Democrat and Chronicle from Rochester, New York on October 23, 2015 · Page D8
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October 23, 2015

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Democrat and Chronicle from Rochester, New York · Page D8

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Rochester, New York
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Friday, October 23, 2015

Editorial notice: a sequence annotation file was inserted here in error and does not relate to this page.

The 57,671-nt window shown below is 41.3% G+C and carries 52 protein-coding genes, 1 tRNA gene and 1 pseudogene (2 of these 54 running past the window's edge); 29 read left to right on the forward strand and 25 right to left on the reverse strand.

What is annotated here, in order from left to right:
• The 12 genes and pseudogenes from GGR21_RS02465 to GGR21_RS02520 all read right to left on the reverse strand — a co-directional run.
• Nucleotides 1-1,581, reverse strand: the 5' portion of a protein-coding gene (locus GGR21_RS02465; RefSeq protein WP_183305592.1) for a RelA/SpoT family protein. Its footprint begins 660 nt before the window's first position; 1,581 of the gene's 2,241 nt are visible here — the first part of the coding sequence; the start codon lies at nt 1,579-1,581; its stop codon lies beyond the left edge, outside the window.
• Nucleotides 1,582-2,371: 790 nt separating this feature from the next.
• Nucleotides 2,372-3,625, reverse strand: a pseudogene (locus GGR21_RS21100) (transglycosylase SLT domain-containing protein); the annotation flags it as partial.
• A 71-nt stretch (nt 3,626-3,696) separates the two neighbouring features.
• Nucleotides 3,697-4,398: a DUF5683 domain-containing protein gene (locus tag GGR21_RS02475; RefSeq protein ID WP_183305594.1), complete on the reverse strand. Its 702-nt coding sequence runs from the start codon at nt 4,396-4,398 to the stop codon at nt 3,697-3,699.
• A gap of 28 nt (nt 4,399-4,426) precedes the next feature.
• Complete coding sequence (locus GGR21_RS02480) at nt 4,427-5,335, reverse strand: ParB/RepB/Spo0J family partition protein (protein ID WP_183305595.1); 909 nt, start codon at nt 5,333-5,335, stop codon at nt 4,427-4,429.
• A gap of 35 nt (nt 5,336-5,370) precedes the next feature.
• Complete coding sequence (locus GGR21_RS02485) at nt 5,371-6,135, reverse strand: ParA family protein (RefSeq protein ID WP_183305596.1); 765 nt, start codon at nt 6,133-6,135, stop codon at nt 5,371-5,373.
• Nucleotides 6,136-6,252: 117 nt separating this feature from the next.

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Page8D Friday,October23,2015 DemocratandChronicle. com MUCHAS GRACIAS, DANK JULLIE WEL, THANK YOU FOR ALL YOUR SUPPORT.” Dutch soccer great Johan Cruyff ,68, in a tweet showing his appreciation, in Spanish, Dutch and English, for messages of support he received after his spokeswoman announced he is battling lung cancer. Besides his national team, Cruyff played for Ajax, Bar celona, the Los Angeles Aztecs and the Washington Diplomats. QUOTE OF THE D AY KOEN VAN WEEL,AFP/GETTY IMAGES USA SNAPSHOTS © Trojans rule pros Source Pro-Football-Reference.com SCOTT GLEESON AND VERONICA BRAVO, USA TODAY Southern California Trojans who have played in the NFL, including 55 players this season. 483 SPORTSLINE David Wright, his eyes blinking away tears, ran across the infield, found second baseman Daniel Murphy and wrapped his arms around him, hugging him with all his might. “ The World Series!” Wright s aid. “The World Series! Are you k idding me? “ I can’t stop saying it. The World Series!” The New York Mets, mocked d uring spring training and nothing more than a mediocre club through the final days of July, are in the World Series. The Mets swept the Chicago Cubs in the National League Championship Seriesin the four- game seriesto set up their World Series matchup against the American League champions, either the Kansas City Royals or Toronto Blue Jays. “People kind of giggled at us and laughed at us when we proclaimed we were going to be a playo team,” said Wright, the Mets captain and longest-tenured player. “To be able to prove everybody wrong feels really good. “Look at us now. The ’69 Miracle Mets. The ’86 Mets. The 2000 Mets. To be mentioned in the same breath, we’re going to go down in history as one of the greatest Mets teams assembled.I c an’t be more proud of that.” W rightsymbolizes the Mets’ rise to greatness. He is the heart a nd soul of the team, signed and d eveloped by the organization. In h is second season with the Mets, 2006, he was in the hole in the n inth inning of Game 7 of the N LCS when Carlos Beltran struck out with the bases loaded and the Mets down by two runs. The St. Louis Cardinals went to the World Series. The heartbreak still is vivid — “Adam Wainwright threw three of the nastiest pitches I’ve ever seen,” he said — but at the time he believed in his heart the Mets w ould be back the following year. He figured he’d be just like the New York Yankees’ Derek Jeter, playing in October every year. Instead, the Mets blew September leads of seven games in 2007 and 3 1 ⁄ 2 in 2008, followed by six consecutive losing seasons. This October, the Mets returned to the postseason. “Those were tough times,” Wright said. “So many people in my life have seen me come home year in and year out down in the dumps because we missed the p layo s again.” W right, who signed an eight- year, $138 million contract in 2 012 after being convinced by g eneral manager Sandy Alderson t hat the future would turn, still couldn’t help but wonder if he w ould again be in the playo s. C onsidering he went down with a strained hamstring in April and was diagnosed in May with spinal stenosis — a narrowing of the spinal column — he wondered if he’d even play again. He endured four months of grueling rehab, four months of loneliness away from the team, four months of not knowing if the t eam would even be in the pennant race if he returned. “There were times when you didn’t know what to expect, but this is worth the wait. It makes it all worth it,” he said. “The champagne tasted a lot sweeter having gone through everything this organization has been through. “We’ve been through some bad times. We’ve been through September just playing out the schedule. And now to completely reverse that, and do a 180, and go to the World Series … “ I wish I could bottle up this f eeling right now, I really do.” The Mets were muddling along w ith a 49-48 record on July 24, b ut along came Yoenis Cespedes i n a trade. Rookie outfielder Michael Conforto had only recently a rrived. Murphy started getting h ot. And Wright came back. They won 41 of their last 65 games, ran away with the NL East, took down the Los Angeles Dodgers in a five-game NL Division Series and dominated the Cubs, becoming only the sixth team in postseason history to never trail in an inning behind starting pitchers Matt Harvey, N oah Syndergaard, Jacob De- Grom and Steven Matz. “That was as good a pitching (performance) as you’re ever going to see for four consecutive games,” Cubs manager Joe Maddon said. “They smothered us early, and they kind of dictated the action based on that.” Said Wright, “In my mind, we have the best and the deepest starting sta in all of baseball.” And, of course, the best and hottest hitter in the universe, too. Murphy, one of Wright’s close st friends, turned the NLCS into h is free agent showcase and became the fi rst player to homer in s ix postseason games in a row. W rightmade his commitment t hree years ago, locking himself up with the Mets through 2020. “ It was a combination of belief a nd faith,” he said. “Faith what Sandy was going to do. Faith what this organization was going to do. ... I really believed this organization was going to turn it around, and I wanted to be a part of it. To be able to do this here, in New York, means the world to me.” Nightengale reported from Chicago. WRIGHT SAVORS SERIES Mets captain endured injury, losing seasons CAYLOR ARNOLD, USA TODAY SPORTS David Wright and Daniel Murphy celebrate Murphy’s two-run homer Wednesday in Game4 of the NL Championship Series, which the Mets won 8-3 to complete their sweep. Bob Nightengale bnighten@usatoday.com USA TODAY Sports The Chevrolet Dale Earnhardt Jr. is scheduled to drive in Sunday’s CampingWorld.com 500 Sprint Cup race at Talladega Su- perspeedway is a dependable piece. Earnhardt took the Chevy to victory lane in a Daytona 500 qualifying race in February, won with it at Talladega in May and then rode the same chassis to a victory at Daytona International Speedway in July. No mystery, then, that the s ame version of the No. 88 will carry Earnhardt’s hopes of staying in championship contention into Sunday’s critical race. At 41, he is running low on chances to score his first Cup title. “We’re taking the same car we won with earlier this year, so it’s got great speed and we feel con dent,” Earnhardt said. “It really helps when you have a great car. We’ve had a fast car at the last couple of plate tracks — we’ve won at Talladega and Daytona, so it really helps when your car is that dominant. “It makes it a lot easier on the driver to do his job and fend o challenges and get the car to the front in the first place.” Eleventh in points, Earnhardt needs a win Sunday in the second-round finale to stay in the Chase for the Sprint Cup for the third-round races at Martinsville Speedway, Texas Motor Speedway and Phoenix International Raceway. Although other Chase drivers, notably Matt Kenseth and Kyle B usch, also are in deep holes entering Sunday’s race, Earnhardt w ill be fi rmly in the spotlight. The T alladega grandstand crowd typically is weighed heavily toward him, and he is among the circuit’s best drivers at its biggest track. E arnhardt is 31 points behind eighth place in the standings. He hasn’t won three Cup points races at restrictor-plate tracks in one season, though he owns six wins at Talladega and four at Daytona International Speedway. He is tied with Je Gordon for most wins at Talladega among active drivers. A win Sunday would make Earnhardt the first driver to win three plate races in a season since his father in 1990. Earnhardt led the final 55 laps in winning the July race at Daytona. After disappointing finishes at Charlotte Motor Speedway (28th) and Kansas Speedway (21st) in this Chase round, Earnhardt exp ressed confidence Talladega could provide his rescue. “I wouldn’t rather be going anywhere else than Talladega for the next race if we need a win,” he said Sunday after the Kansas race. “That is a good opportunity for us. Even over Daytona, I think we can go to Talladega and do the job.” Car, track record give Junior hope Driver thinks he h as good shot to win, advance JASEN VINLOVE,USA TODAY SPORTS “I wouldn’t rather be going anywhere else than Talladega for the next race if we need a win,” Dale Earnhardt Jr. says. Mike Hembree @mikehembree Special for USA TODAY Sports FIRST WORD IWILL NOTRESIGN AND LETYOU DOWN. ... I DO NOTFIGHTTHESE ACCUSATIONS BYOTHERS, BUTRATHER TURN THE OTHER CHEEK. COULDN’TDO ITAT33, BUTAT63, IT’S THE WISE THING TO DO.” Louisville basketball coach Rick Pitino , on his personal website regarding the scandal caused by a tell-all book written by an escort who alleges players and prospects were treated to sex. TWEET OF THE D AY @ithrow88 T hank you baseball. I played this beautiful game for 3 0 years. I took my jersey off for the last time tonight. It was an honor. #ithrew88 Veter an Cubs pitcher and three-time All-Star Dan Haren, 35, announcing his retirement. Notice the change in tense from his Twitter handle to his departing hashtag. NAMES TO KNO W R uss, Que, Uga X, DeMarcus Cousins, Tristan Thompson MAGIC NUMBER 14 y ears, 12 days Years between playoff victories for Mets pitcher Bartolo Colon, who got the win in Wednesday’s Game 4 of the NL Championship Series. Ac cor ding to ST A TS, that brok e the record set by Milt Wilcox of exactly 14 years (1970-84). LAST W ORD “ YOU PREPARE THE SAME WAYYOU PREPARE FOR KIRK C OUSINS.” Jets safety Marcus Gilchrist, when ask ed Thursday about facing the Patriots ’ Tom Brady on Sunday . The Jets inter c epted Cousins two times in last weekend’s 34-20win against the Redskins. Jets say the darnedest things. Edited by Thomas O’Toole DAVID KOHL, USA TODAY SPORTS GILCHRIST BY BRAD PENNER, USA TODAY SPORTS